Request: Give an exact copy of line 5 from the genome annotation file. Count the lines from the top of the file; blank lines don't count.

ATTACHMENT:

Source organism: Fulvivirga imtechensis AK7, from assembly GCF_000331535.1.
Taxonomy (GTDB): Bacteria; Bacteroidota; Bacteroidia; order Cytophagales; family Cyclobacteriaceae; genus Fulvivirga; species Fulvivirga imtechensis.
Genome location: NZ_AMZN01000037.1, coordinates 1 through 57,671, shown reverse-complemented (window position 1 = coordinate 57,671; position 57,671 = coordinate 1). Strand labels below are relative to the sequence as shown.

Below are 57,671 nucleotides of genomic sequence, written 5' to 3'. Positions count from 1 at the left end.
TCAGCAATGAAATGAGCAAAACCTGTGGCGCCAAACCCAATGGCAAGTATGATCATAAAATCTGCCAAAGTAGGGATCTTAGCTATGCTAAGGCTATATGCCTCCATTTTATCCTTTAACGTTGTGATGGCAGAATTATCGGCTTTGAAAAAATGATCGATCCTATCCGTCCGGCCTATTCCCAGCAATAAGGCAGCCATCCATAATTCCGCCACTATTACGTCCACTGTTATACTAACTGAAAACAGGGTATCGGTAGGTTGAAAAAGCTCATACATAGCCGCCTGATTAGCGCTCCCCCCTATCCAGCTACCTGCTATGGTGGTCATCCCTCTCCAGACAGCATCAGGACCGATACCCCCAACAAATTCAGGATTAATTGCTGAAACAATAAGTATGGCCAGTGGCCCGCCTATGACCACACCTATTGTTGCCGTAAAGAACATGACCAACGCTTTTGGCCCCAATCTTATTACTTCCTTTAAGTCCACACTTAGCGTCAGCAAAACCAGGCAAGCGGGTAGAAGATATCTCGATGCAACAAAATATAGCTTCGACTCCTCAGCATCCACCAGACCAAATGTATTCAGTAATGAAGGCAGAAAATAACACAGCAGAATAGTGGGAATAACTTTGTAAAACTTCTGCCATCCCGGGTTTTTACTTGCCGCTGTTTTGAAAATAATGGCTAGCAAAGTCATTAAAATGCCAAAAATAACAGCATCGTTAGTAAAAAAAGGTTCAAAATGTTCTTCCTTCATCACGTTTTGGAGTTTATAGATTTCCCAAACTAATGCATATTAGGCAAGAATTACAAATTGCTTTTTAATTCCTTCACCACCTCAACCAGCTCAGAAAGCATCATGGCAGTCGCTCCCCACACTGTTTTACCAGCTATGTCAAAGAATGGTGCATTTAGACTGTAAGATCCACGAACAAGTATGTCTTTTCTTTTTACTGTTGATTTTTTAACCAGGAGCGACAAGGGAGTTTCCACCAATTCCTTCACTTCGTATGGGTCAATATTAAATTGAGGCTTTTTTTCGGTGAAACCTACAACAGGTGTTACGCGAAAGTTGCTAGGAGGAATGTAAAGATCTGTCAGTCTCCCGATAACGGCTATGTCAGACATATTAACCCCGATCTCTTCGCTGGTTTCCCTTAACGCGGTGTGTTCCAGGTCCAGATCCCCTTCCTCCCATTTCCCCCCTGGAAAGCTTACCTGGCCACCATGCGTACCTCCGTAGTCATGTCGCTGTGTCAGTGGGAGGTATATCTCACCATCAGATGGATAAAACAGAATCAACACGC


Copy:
TCAGCAATGAAATGAGCAAAACCTGTGGCGCCAAACCCAATGGCAAGTATGATCATAAAATCTGCCAAAGTAGGGATCTTAGCTATGCTAAGGCTATATGCCTCCATTTTATCCTTTAACGTTGTGATGGCAGAATTATCGGCTTTGAAAAAATGATCGATCCTATCCGTCCGGCCTATTCCCAGCAATAAGGCAGCCATCCATAATTCCGCCACTATTACGTCCACTGTTATACTAACTGAAAACAGGGTATCGGTAGGTTGAAAAAGCTCATACATAGCCGCCTGATTAGCGCTCCCCCCTATCCAGCTACCTGCTATGGTGGTCATCCCTCTCCAGACAGCATCAGGACCGATACCCCCAACAAATTCAGGATTAATTGCTGAAACAATAAGTATGGCCAGTGGCCCGCCTATGACCACACCTATTGTTGCCGTAAAGAACATGACCAACGCTTTTGGCCCCAATCTTATTACTTCCTTTAAGTCCACACTTAGCGTCAGCAAAACCAGGCAAGCGGGTAGAAGATATCTCGATGCAACAAAATATAGCTTCGACTCCTCAGCATCCACCAGACCAAATGTATTCAGTAATGAAGGCAGAAAATAACACAGCAGAATAGTGGGAATAACTTTGTAAAACTTCTGCCATCCCGGGTTTTTACTTGCCGCTGTTTTGAAAATAATGGCTAGCAAAGTCATTAAAATGCCAAAAATAACAGCATCGTTAGTAAAAAAAGGTTCAAAATGTTCTTCCTTCATCACGTTTTGGAGTTTATAGATTTCCCAAACTAATGCATATTAGGCAAGAATTACAAATTGCTTTTTAATTCCTTCACCACCTCAACCAGCTCAGAAAGCATCATGGCAGTCGCTCCCCACACTGTTTTACCAGCTATGTCAAAGAATGGTGCATTTAGACTGTAAGATCCACGAACAAGTATGTCTTTTCTTTTTACTGTTGATTTTTTAACCAGGAGCGACAAGGGAGTTTCCACCAATTCCTTCACTTCGTATGGGTCAATATTAAATTGAGGCTTTTTTTCGGTGAAACCTACAACAGGTGTTACGCGAAAGTTGCTAGGAGGAATGTAAAGATCTGTCAGTCTCCCGATAACGGCTATGTCAGACATATTAACCCCGATCTCTTCGCTGGTTTCCCTTAACGCGGTGTGTTCCAGGTCCAGATCCCCTTCCTCCCATTTCCCCCCTGGAAAGCTTACCTGGCCACCATGCGTACCTCCGTAGTCATGTCGCTGTGTCAGTGGGAGGTATATCTCACCATCAGATGGATAAAACAGAATCAACACGC